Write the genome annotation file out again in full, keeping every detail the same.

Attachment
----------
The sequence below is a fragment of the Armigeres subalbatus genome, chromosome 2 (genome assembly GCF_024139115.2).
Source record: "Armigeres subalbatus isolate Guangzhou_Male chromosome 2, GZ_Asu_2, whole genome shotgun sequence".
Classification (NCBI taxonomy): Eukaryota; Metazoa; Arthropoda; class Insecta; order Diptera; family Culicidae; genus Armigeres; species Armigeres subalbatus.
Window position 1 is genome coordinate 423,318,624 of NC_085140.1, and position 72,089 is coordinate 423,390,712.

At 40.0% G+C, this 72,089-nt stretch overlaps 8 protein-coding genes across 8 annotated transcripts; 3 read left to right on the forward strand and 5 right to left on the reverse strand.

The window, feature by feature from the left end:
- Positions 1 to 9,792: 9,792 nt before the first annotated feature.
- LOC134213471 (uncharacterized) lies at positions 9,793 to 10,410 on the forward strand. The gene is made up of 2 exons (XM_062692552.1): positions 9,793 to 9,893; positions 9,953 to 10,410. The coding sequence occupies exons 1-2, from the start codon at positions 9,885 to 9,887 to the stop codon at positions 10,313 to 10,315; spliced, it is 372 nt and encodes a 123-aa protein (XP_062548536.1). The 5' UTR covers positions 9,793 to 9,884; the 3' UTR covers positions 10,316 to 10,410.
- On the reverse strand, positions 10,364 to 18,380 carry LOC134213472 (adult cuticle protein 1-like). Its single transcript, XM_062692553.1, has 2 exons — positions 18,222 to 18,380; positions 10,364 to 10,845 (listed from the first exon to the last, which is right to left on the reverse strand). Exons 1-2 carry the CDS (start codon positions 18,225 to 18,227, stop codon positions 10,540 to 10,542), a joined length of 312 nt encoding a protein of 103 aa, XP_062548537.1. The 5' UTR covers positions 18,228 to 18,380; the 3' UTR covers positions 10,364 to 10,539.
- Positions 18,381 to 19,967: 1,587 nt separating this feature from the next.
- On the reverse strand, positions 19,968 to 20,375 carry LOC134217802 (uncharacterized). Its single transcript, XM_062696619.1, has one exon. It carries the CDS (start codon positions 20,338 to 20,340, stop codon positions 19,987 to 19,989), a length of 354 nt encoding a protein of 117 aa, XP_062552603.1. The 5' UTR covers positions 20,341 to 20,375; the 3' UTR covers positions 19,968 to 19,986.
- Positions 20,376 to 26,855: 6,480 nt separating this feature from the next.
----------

The sequence below is a fragment of the Armigeres subalbatus genome, chromosome 2 (genome assembly GCF_024139115.2).
Source record: "Armigeres subalbatus isolate Guangzhou_Male chromosome 2, GZ_Asu_2, whole genome shotgun sequence".
Classification (NCBI taxonomy): Eukaryota; Metazoa; Arthropoda; class Insecta; order Diptera; family Culicidae; genus Armigeres; species Armigeres subalbatus.
Window position 1 is genome coordinate 423,318,624 of NC_085140.1, and position 72,089 is coordinate 423,390,712.

At 40.0% G+C, this 72,089-nt stretch overlaps 8 protein-coding genes across 8 annotated transcripts; 3 read left to right on the forward strand and 5 right to left on the reverse strand.

The window, feature by feature from the left end:
- Positions 1 to 9,792: 9,792 nt before the first annotated feature.
- LOC134213471 (uncharacterized) lies at positions 9,793 to 10,410 on the forward strand. The gene is made up of 2 exons (XM_062692552.1): positions 9,793 to 9,893; positions 9,953 to 10,410. The coding sequence occupies exons 1-2, from the start codon at positions 9,885 to 9,887 to the stop codon at positions 10,313 to 10,315; spliced, it is 372 nt and encodes a 123-aa protein (XP_062548536.1). The 5' UTR covers positions 9,793 to 9,884; the 3' UTR covers positions 10,316 to 10,410.
- On the reverse strand, positions 10,364 to 18,380 carry LOC134213472 (adult cuticle protein 1-like). Its single transcript, XM_062692553.1, has 2 exons — positions 18,222 to 18,380; positions 10,364 to 10,845 (listed from the first exon to the last, which is right to left on the reverse strand). Exons 1-2 carry the CDS (start codon positions 18,225 to 18,227, stop codon positions 10,540 to 10,542), a joined length of 312 nt encoding a protein of 103 aa, XP_062548537.1. The 5' UTR covers positions 18,228 to 18,380; the 3' UTR covers positions 10,364 to 10,539.
- Positions 18,381 to 19,967: 1,587 nt separating this feature from the next.
- On the reverse strand, positions 19,968 to 20,375 carry LOC134217802 (uncharacterized). Its single transcript, XM_062696619.1, has one exon. It carries the CDS (start codon positions 20,338 to 20,340, stop codon positions 19,987 to 19,989), a length of 354 nt encoding a protein of 117 aa, XP_062552603.1. The 5' UTR covers positions 20,341 to 20,375; the 3' UTR covers positions 19,968 to 19,986.
- Positions 20,376 to 26,855: 6,480 nt separating this feature from the next.